Plant-Based Immune Busting Soup

This soup recipe is my go-to when a cold or flu hits – and one I suggest all my clients make and keep in the freezer for immune emergencies – A Plant-Based Immune Busting Soup.

Ward off the sickness with this delicious and easy plant-based immune busting soup

You can use this recipe as a base to add in whatever you like – so if you want to add bones or meat you can, or lentils or soaked beans you can, or other veggies you can. It is really flexible.

This soup uses the WONDERFUL HEALING power of mushrooms and spices and herbs.

Gingergarlic and onions – are all super powerful for your immune system. They are warming and packed with sulphur containing amino acids and powerful phytochemicals to turn on your cold-fighting power.

Turmeric, which is pretty much my favourite herb around. What doesn’t it do? Cell protection. Anti-inflammatory. Immune regulation. NOTE: Using turmeric fresh in your food is good, but sometimes you do need a fluid extract or encapsulated formula to reach the high therapeutic dose required for maximum effect. Read about how herbal medicine can help you.

I always have kombu in my pantry. It is a seaweed that I use in stocks and soups to add umami, that 5th taste that gives a “pleasant savoury taste”, according to its Japanese translation. I also use kombu when soaking my beans and legumes – it helps get the phytates out and reduce the sometimes farty outcomes from beans.

It may look like a long list of ingredients – but they are easy to find and I promise its the kind of recipe that you just throw everything into the pot and cook.

Jump on it and whip up a batch today.

INGREDIENTS:

  • 10 dried shiitake mushrooms
  • 1 thumb of fresh ginger, grated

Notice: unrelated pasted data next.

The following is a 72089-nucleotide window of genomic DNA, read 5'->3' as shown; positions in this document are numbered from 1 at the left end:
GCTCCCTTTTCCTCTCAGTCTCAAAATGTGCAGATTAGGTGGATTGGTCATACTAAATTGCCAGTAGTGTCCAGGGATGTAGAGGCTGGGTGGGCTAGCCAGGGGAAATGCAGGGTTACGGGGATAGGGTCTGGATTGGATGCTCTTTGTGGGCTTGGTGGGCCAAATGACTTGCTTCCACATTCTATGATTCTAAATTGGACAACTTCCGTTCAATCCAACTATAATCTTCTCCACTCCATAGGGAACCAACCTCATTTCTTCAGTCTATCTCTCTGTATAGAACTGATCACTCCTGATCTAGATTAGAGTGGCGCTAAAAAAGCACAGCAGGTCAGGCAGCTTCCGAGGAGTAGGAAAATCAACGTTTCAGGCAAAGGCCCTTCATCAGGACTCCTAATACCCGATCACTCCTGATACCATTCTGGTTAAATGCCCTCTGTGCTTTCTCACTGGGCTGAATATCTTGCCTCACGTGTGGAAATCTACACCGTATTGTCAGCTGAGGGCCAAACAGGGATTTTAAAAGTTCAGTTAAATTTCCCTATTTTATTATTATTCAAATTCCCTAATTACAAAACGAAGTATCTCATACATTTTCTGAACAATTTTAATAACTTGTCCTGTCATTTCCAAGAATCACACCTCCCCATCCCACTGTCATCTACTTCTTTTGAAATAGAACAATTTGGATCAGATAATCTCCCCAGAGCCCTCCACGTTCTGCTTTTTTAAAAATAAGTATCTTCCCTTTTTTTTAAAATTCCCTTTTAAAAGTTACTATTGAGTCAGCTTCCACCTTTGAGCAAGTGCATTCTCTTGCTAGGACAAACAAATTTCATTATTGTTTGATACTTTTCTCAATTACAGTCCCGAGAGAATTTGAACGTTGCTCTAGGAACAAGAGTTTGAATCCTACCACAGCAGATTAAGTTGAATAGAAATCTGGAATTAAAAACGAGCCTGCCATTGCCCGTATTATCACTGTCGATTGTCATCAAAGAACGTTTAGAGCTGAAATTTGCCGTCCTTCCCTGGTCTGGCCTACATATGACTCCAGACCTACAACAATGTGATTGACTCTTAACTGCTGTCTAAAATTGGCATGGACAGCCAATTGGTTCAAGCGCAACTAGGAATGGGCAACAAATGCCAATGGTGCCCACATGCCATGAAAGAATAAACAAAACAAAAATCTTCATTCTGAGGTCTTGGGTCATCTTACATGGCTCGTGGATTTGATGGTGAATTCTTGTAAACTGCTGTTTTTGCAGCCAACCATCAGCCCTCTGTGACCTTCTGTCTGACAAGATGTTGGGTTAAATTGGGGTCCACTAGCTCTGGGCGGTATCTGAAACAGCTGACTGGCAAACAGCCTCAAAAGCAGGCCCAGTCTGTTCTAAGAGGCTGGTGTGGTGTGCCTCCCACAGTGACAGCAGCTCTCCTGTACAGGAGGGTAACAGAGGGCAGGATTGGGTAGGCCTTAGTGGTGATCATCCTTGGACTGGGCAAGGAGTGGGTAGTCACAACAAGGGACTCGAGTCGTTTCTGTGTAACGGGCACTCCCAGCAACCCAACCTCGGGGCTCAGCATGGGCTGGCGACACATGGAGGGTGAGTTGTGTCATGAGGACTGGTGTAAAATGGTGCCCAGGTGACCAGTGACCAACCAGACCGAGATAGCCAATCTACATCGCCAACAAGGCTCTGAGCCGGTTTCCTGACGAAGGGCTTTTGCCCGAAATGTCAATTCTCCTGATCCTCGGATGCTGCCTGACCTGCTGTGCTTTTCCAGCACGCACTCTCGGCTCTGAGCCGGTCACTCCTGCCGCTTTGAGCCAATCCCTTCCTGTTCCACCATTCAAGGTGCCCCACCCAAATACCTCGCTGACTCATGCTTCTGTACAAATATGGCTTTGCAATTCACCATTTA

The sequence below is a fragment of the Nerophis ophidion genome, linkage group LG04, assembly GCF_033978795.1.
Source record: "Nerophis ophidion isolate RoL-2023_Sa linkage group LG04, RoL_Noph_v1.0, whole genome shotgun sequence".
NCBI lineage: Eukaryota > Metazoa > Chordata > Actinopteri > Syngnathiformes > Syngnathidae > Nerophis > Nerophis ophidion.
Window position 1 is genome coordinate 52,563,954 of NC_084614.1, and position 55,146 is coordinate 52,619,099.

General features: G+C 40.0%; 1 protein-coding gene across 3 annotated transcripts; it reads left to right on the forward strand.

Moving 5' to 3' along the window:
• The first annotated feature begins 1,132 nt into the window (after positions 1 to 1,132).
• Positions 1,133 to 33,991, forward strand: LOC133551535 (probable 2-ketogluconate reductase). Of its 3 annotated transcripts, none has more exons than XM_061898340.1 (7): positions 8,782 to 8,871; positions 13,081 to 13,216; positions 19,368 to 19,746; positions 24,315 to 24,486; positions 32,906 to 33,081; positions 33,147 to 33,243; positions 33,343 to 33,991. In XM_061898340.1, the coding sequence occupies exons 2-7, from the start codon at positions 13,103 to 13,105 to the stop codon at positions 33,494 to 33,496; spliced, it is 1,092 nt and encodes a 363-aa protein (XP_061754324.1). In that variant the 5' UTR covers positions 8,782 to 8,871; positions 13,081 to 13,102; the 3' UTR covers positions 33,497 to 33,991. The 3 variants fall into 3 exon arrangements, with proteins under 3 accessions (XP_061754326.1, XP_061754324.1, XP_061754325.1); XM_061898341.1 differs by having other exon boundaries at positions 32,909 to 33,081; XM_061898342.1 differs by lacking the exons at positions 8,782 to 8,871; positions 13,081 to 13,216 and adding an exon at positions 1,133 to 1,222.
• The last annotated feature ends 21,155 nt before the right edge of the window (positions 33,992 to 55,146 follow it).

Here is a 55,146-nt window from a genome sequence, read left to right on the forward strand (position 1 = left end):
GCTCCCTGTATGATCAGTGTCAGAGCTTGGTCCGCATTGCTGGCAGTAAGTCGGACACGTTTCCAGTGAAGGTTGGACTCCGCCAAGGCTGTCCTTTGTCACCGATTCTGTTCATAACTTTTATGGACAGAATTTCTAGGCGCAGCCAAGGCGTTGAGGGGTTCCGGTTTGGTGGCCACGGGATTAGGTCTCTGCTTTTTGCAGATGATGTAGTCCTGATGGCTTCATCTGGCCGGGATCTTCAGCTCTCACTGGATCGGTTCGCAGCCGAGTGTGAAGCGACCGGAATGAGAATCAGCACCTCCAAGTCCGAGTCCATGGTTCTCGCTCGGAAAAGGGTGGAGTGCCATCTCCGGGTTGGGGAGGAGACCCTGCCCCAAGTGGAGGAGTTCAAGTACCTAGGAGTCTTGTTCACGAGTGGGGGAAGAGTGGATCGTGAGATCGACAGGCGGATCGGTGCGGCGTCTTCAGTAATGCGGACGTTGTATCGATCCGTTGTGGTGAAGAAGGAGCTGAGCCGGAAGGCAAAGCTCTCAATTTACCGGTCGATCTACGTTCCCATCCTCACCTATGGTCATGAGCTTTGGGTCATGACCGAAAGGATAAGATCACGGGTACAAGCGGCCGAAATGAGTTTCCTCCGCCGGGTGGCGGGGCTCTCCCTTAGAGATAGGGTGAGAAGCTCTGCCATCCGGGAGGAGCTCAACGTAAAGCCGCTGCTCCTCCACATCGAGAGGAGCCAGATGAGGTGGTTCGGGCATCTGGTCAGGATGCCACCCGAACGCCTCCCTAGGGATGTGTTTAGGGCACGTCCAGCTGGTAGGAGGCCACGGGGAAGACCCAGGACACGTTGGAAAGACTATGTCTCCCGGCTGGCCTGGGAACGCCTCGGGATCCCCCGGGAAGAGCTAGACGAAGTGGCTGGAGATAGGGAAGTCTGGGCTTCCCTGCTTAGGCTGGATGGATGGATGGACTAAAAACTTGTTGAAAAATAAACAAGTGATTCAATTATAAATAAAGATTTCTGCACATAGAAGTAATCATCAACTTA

• 3-5 cloves of garlic, crushed
  • 2 thumbs of fresh turmeric, grated or 2 desert spoons of powdered fresh is better though if you can find it
  • onions – roughly chopped
  • the stems and roots of a bunch of coriander (save the leaves for the end product)
  • carrots – diced
  • 1 stick of celery – diced
  • 2 cups of button or field mushrooms – chopped or fresh shiitake mushrooms if you like
  • 1 or 2 pieces of dried kombu (available from Asian grocery stores)
  • optional: CHILLI – We eat a lot of chilli in our house so I add a few bullet or bird eye ones. If you like it less spicy pick up one of those long green chillis.
  • 2 Litres of water
  • 1 tsp of good quality salt
  • a very good grind of black pepper

 

ADDITION VEG TO SERVE:

  • 2 cups of chopped greens (kale, spinach, snow peas, green beans, collard greens – anything you like)
  • 1/2 cup of coriander, or mint or parsley

 

METHOD:

Cover the dried shiitake mushrooms in some hot water for 10 mins to rehydrate. Rinse, roughly chop. You can keep this water for making another stock at another time – but depending on the quality of mushrooms you have it may be a bit gritty from cleaning the mushrooms.

Throw everything – apart from the water – into a big pot with a glug of olive oil (or coconut oil if you like). Saute for ten mins until all the flavours have melded together, the onions have softened and the aromas are incredible.

Now add the water and salt and pepper (and this would be the time for you to add the uncooked lentils or bones or meat) and then simmer with the lid on, at a low heat for about 40 minutes. Or longer if you want. You really can’t overcook a soup like this.

Once your lentils or other non-plant based additions are cooked. Turn the heat down, add the chopped veg and simmer for 5 mins until they are softened but not soggy.

Serve with the fresh coriander sprinkled on top and a bit more salt or pepper if you like and a big squeeze of lemon or lime. DELICIOUS.

You can keep this in the fridge for a few days, or in the freezer to pull out when you have that immune emergency.

 

ENJOY

 

Hannah Boyd is a nutritionist and herbal medicine practitioner in Sydney’s Inner West. She specialises in wholefood eating, mental health, plant-based diets and hormone balancing. Book an appointment with her today to gain the tools you need to develop a healthy, balanced approach to health.

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